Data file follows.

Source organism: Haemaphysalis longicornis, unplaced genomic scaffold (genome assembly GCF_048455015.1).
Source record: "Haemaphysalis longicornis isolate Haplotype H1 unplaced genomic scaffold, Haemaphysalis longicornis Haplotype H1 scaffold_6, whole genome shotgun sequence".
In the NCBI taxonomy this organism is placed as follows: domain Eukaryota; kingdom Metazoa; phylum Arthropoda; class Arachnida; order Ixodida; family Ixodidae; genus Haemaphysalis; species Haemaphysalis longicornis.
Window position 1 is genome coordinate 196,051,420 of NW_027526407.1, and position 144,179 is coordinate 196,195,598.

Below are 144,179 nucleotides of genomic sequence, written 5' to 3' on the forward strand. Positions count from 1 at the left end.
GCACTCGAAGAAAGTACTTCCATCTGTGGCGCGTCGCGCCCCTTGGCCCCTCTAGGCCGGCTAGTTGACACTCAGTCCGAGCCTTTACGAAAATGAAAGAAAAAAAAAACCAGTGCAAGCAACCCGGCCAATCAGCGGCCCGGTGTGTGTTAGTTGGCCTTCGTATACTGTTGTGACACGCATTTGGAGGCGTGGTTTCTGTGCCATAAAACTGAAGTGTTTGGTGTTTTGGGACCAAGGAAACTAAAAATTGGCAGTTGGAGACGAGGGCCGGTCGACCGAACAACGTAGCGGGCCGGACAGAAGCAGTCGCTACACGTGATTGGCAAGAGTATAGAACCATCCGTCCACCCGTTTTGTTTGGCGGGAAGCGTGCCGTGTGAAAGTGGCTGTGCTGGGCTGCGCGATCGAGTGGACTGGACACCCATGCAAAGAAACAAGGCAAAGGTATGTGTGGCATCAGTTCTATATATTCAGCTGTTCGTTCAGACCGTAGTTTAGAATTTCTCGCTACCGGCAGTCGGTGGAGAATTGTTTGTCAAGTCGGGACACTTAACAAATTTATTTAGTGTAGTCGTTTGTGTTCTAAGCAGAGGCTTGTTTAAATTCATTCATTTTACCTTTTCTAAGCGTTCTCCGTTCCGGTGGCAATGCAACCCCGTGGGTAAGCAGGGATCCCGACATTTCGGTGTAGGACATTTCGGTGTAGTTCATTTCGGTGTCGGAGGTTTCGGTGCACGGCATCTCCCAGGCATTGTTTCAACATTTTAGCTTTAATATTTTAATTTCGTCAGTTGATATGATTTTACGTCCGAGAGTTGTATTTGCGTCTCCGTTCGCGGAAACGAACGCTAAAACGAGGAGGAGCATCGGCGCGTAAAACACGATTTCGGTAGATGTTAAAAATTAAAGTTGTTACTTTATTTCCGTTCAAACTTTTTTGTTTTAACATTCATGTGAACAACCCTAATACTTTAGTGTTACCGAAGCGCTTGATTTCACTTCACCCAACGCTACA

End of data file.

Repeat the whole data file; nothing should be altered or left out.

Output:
Source organism: Haemaphysalis longicornis, unplaced genomic scaffold (genome assembly GCF_048455015.1).
Source record: "Haemaphysalis longicornis isolate Haplotype H1 unplaced genomic scaffold, Haemaphysalis longicornis Haplotype H1 scaffold_6, whole genome shotgun sequence".
In the NCBI taxonomy this organism is placed as follows: domain Eukaryota; kingdom Metazoa; phylum Arthropoda; class Arachnida; order Ixodida; family Ixodidae; genus Haemaphysalis; species Haemaphysalis longicornis.
Window position 1 is genome coordinate 196,051,420 of NW_027526407.1, and position 144,179 is coordinate 196,195,598.

Below are 144,179 nucleotides of genomic sequence, written 5' to 3' on the forward strand. Positions count from 1 at the left end.
GCACTCGAAGAAAGTACTTCCATCTGTGGCGCGTCGCGCCCCTTGGCCCCTCTAGGCCGGCTAGTTGACACTCAGTCCGAGCCTTTACGAAAATGAAAGAAAAAAAAAACCAGTGCAAGCAACCCGGCCAATCAGCGGCCCGGTGTGTGTTAGTTGGCCTTCGTATACTGTTGTGACACGCATTTGGAGGCGTGGTTTCTGTGCCATAAAACTGAAGTGTTTGGTGTTTTGGGACCAAGGAAACTAAAAATTGGCAGTTGGAGACGAGGGCCGGTCGACCGAACAACGTAGCGGGCCGGACAGAAGCAGTCGCTACACGTGATTGGCAAGAGTATAGAACCATCCGTCCACCCGTTTTGTTTGGCGGGAAGCGTGCCGTGTGAAAGTGGCTGTGCTGGGCTGCGCGATCGAGTGGACTGGACACCCATGCAAAGAAACAAGGCAAAGGTATGTGTGGCATCAGTTCTATATATTCAGCTGTTCGTTCAGACCGTAGTTTAGAATTTCTCGCTACCGGCAGTCGGTGGAGAATTGTTTGTCAAGTCGGGACACTTAACAAATTTATTTAGTGTAGTCGTTTGTGTTCTAAGCAGAGGCTTGTTTAAATTCATTCATTTTACCTTTTCTAAGCGTTCTCCGTTCCGGTGGCAATGCAACCCCGTGGGTAAGCAGGGATCCCGACATTTCGGTGTAGGACATTTCGGTGTAGTTCATTTCGGTGTCGGAGGTTTCGGTGCACGGCATCTCCCAGGCATTGTTTCAACATTTTAGCTTTAATATTTTAATTTCGTCAGTTGATATGATTTTACGTCCGAGAGTTGTATTTGCGTCTCCGTTCGCGGAAACGAACGCTAAAACGAGGAGGAGCATCGGCGCGTAAAACACGATTTCGGTAGATGTTAAAAATTAAAGTTGTTACTTTATTTCCGTTCAAACTTTTTTGTTTTAACATTCATGTGAACAACCCTAATACTTTAGTGTTACCGAAGCGCTTGATTTCACTTCACCCAACGCTACA